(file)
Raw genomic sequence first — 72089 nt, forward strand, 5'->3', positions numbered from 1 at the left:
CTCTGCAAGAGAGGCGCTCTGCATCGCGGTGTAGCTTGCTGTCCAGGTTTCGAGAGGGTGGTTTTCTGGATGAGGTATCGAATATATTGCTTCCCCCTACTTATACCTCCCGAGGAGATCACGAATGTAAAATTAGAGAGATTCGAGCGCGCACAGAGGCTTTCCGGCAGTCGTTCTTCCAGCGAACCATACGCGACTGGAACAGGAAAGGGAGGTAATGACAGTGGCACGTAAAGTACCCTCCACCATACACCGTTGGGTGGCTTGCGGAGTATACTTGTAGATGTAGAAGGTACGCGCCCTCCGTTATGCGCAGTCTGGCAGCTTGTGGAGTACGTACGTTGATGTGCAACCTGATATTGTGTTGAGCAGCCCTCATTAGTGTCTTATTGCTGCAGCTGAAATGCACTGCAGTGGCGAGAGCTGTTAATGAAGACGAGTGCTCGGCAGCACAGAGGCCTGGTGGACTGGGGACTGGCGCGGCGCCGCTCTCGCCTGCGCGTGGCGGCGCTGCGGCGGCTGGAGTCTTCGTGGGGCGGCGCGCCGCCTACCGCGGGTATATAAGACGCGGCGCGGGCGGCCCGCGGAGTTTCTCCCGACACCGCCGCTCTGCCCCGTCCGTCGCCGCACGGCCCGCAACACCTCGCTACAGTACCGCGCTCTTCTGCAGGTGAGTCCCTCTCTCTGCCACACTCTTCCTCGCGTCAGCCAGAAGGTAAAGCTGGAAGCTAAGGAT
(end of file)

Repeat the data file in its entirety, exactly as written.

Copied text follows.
Raw genomic sequence first — 72089 nt, forward strand, 5'->3', positions numbered from 1 at the left:
CTCTGCAAGAGAGGCGCTCTGCATCGCGGTGTAGCTTGCTGTCCAGGTTTCGAGAGGGTGGTTTTCTGGATGAGGTATCGAATATATTGCTTCCCCCTACTTATACCTCCCGAGGAGATCACGAATGTAAAATTAGAGAGATTCGAGCGCGCACAGAGGCTTTCCGGCAGTCGTTCTTCCAGCGAACCATACGCGACTGGAACAGGAAAGGGAGGTAATGACAGTGGCACGTAAAGTACCCTCCACCATACACCGTTGGGTGGCTTGCGGAGTATACTTGTAGATGTAGAAGGTACGCGCCCTCCGTTATGCGCAGTCTGGCAGCTTGTGGAGTACGTACGTTGATGTGCAACCTGATATTGTGTTGAGCAGCCCTCATTAGTGTCTTATTGCTGCAGCTGAAATGCACTGCAGTGGCGAGAGCTGTTAATGAAGACGAGTGCTCGGCAGCACAGAGGCCTGGTGGACTGGGGACTGGCGCGGCGCCGCTCTCGCCTGCGCGTGGCGGCGCTGCGGCGGCTGGAGTCTTCGTGGGGCGGCGCGCCGCCTACCGCGGGTATATAAGACGCGGCGCGGGCGGCCCGCGGAGTTTCTCCCGACACCGCCGCTCTGCCCCGTCCGTCGCCGCACGGCCCGCAACACCTCGCTACAGTACCGCGCTCTTCTGCAGGTGAGTCCCTCTCTCTGCCACACTCTTCCTCGCGTCAGCCAGAAGGTAAAGCTGGAAGCTAAGGAT